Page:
U.S. snowboarder Shaun White surrendered his Olympic halfpipe crown after an eight-year reign, finishing fourth as a Swiss and two Japanese teenagers took the medals at the Sochi Games.
The U.S. also got shut out of the medals in the inaugural women’s ski jumping event, and is tied with host nation Russia for fourth place in overall medals behind leader Norway.
Balmy weather is expected to continue in Sochi, with a forecast high of 15 degrees Celsius (59 degrees Fahrenheit) as six medals -- including women’s downhill -- are awarded today.
White, 27, the most decorated snowboarder in history, dropped out of the slopestyle event four days ago to focus on winning a third straight gold in the halfpipe.
“I was looking for four,” White said. “I was hoping to do slopestyle, too, but it didn’t pan out. Tonight was just not my time.”
Switzerland’s Iouri Podladtchikov, 25, won the gold with 94.75 points on his second of two runs in the halfpipe finals. Ayumu Hirano, 15, of Japan took the silver with 93.50 points and teammate Taku Hiraoka, 18, earned the bronze with 92.25.
Podladtchikov, who competed for Russia at the 2006 Turin Olympics before becoming a Swiss citizen, yelled “Oh, my God” as White failed to make clean landings on his final run.
White, who won halfpipe gold in 2006 and in Vancouver four years ago, made two major mistakes on his first run in the finals to finish next-to-last among the 12 snowboarders.
Only the best jump of the two in the finals counts, though, so White still had a chance to grab a medal when he made the last run of the night. He could only manage a score of 90.25 points.
Germany’s Carina Vogt won gold in the normal hill individual event as women made their Olympic debut in ski jumping. Daniela Iraschko-Stolz of Austria won silver and France’s Coline Mattel took bronze. The highest-placed American was Jessica Jerome in 10th.
Ola Vigen Hattestad avoided a crash to win the men’s cross-country ski sprint final and compatriot Maiken Caspersen Falla captured the gold in the women’s race, putting Norway atop the medals standings.
The Scandinavian country has 11 medals overall, four of them gold. Canada has four golds among its nine medals. The Netherlands is third with eight overall and the U.S. and host Russia have seven apiece with 26 of the 98 total medal events completed.
Canada’s Dara Howell won the women’s slopestyle skiing. Devin Logan of the U.S. took silver and Canada’s Kim Lamarre captured the bronze.
“That will go down in history, I am so proud,” Howell said. “It’s huge for Canada. The hard work has paid off.”
Howell, 19, suffered an injury before the competition, but it did not happen at the Rosa Khutor Extreme Park. Rather, it happened in her hotel room when a lampshade fell on her face.
“A couple of stitches I can handle,” she told reporters. “A gold medal is truly amazing.”
Canada’s Yuki Tsubota, 20, crashed and was carried off the course during the finals. Tsubota, who finished sixth, was doing her second run when she fell on a landing and slid down the slope. She was surrounded by several Olympic staff and stewards before being taken away for treatment at the Russian resort. She may have broken her jaw, the Toronto Star reported. Germany took gold and silver in the women’s singles luge, with Natalie Geisenberger posting a four-run time of 3 minutes, 19.768 seconds for the gold and teammate and 2010 champion Tatjana Huefner finishing 1.139 seconds back. American Erin Hamlin took the bronze medal, 1.377 seconds behind the winner. The winning margin for Geisenberger was the biggest in an Olympic luge event in 50 years.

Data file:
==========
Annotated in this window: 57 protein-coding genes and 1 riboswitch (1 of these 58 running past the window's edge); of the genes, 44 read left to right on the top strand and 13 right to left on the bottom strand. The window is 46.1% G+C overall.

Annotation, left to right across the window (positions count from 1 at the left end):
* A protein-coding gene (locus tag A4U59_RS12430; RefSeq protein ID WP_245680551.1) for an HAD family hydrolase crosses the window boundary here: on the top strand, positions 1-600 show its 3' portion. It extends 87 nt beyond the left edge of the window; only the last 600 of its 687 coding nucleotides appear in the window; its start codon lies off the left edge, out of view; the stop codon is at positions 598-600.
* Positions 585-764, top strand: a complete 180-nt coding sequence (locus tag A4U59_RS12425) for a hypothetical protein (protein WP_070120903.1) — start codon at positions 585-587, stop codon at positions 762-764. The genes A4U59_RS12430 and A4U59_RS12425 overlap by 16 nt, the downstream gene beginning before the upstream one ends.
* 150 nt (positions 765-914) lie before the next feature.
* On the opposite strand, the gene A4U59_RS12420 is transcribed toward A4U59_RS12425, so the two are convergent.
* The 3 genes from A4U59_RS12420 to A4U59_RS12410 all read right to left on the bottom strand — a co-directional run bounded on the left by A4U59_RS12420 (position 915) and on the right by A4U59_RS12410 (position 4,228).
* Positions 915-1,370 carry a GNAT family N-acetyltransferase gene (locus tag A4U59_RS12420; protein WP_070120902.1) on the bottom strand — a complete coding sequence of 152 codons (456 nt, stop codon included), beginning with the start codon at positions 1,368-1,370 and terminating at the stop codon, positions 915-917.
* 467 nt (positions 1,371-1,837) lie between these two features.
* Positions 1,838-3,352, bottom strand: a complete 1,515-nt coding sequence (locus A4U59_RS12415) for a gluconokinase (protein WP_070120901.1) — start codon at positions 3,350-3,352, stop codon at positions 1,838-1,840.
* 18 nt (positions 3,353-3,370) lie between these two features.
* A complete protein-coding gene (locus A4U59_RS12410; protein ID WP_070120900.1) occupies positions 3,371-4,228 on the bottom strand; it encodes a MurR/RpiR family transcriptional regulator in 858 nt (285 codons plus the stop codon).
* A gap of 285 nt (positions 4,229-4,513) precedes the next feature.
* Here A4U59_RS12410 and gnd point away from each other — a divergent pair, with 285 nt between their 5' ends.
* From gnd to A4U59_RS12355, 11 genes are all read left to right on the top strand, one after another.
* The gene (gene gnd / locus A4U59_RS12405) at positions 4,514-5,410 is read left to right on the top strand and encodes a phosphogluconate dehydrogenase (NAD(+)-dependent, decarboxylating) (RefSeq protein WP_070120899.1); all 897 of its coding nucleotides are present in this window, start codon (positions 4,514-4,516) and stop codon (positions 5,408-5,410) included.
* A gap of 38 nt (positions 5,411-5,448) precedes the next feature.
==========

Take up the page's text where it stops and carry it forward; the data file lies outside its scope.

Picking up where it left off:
South Korea’s Sang Hwa Lee set an Olympic record on the second run while winning the women’s 500-meter speedskating sprint. She skated the final run in 37.28 seconds, beating the record of 37.30 set by Canada’s Catriona le May Doan at the 2002 Salt Lake City Games, and finished the two-run event in 74.70. Olga Fatkulina of Russia won silver in 75.06 and Margot Boer of the Netherlands was third in 75.48.
Darya Domracheva of Belarus won gold in the women’s biathlon 10-kilometer pursuit, outpacing Norway’s Tora Berger and Slovenia’s Teja Gregorin.
Temperatures of 5 degrees Celsius (41 degrees Fahrenheit) on courses in the mountain area softened snow, making athletes in several Alpine sports concerned about how it will affect their chances.
Bode Miller, trying to become the oldest Olympic Alpine skiing medalist, said he may struggle in his next race because warmer conditions are changing the slopes.
“Now it’s a completely different race course,” 36-year-old Miller told reporters after finishing fastest in training for the downhill portion of the Feb. 14 super combined event. “It could have been a great race, but now the conditions are much easier and it will be much more difficult to put some time on.”
Local organizers have stored piles of snow from previous seasons to ensure that there are no bald spots in any venue. Alexandra Kosterina, spokeswoman for the Sochi organizing committee, said she was unaware of any of the stockpile being used so far during the games.